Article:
PostNatural – SLSA 2013
The 27th Annual Meeting of the Society for Literature, Science, and the Arts
October 3-6, 2013
What does it mean to come “after” nature?
Where now is the boundary between human and nonhuman?
The planet’s poles are melting, alpine ice is in retreat, oceans are rising, island nations are disappearing, species vectors are shifting, tropical diseases are moving north, northern natures-cultures are moving into extinction. Acidification of ocean water already threatens food chains both natural and human while dead zones blossom and coral bleaches. Natural states of exception—historic wildfires, droughts, floods, “snowmageddons” and shoreline erosion—are the norm. Reality overshoots computer models of global warming even as CO2 emissions escalate faster than predicted, with no end in sight. Yet none of this has altered our way of living or our way of thinking: as Fredric Jameson noted, we can imagine the collapse of the planet more easily than the fall of capitalism.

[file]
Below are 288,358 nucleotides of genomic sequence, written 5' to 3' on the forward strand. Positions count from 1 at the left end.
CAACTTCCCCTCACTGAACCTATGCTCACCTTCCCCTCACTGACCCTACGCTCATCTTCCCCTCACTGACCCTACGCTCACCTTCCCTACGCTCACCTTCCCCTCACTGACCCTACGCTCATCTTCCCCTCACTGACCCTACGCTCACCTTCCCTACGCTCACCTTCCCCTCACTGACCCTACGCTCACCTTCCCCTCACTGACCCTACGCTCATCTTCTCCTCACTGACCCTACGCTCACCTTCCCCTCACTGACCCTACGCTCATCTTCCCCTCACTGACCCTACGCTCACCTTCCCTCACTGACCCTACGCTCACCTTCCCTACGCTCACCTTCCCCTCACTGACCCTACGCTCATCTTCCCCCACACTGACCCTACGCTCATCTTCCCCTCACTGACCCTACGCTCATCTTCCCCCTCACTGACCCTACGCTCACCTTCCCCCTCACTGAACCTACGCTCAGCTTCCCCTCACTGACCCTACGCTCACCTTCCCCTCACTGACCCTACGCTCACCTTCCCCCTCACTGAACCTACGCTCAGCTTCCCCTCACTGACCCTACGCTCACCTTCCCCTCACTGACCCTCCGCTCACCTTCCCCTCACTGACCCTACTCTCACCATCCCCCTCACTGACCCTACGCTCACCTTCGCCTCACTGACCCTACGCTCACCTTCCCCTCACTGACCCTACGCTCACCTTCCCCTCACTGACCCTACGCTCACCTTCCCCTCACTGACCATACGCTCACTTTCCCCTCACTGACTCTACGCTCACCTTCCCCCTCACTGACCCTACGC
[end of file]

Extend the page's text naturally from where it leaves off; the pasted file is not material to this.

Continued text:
What resources can SLSA bring to this planetary emergency? What fundamental reorientations of theory—of posthumanity and animality, of agency, actants, and aporias, of bodies, objects, assemblages and networks, of computing and cognition, of media and bioart—are needed to articulate the simple fact that our most mundane and ordinary lives are, even in the span of our own lifetimes, unsustainable?
If we are now posthuman—if we have never been natural—are we now, finally, ecological?
For more information, please visit the conference website
Sponsored by the College of Arts and Letters; the John J. Reilly Center for Science, Technology, and Values; The Department of English; The Department of Art, Art History & Design; The College of Science; The Center for Social Concerns; and the Joint Institute for Nuclear Astrophysics.
Originally published at al.nd.edu.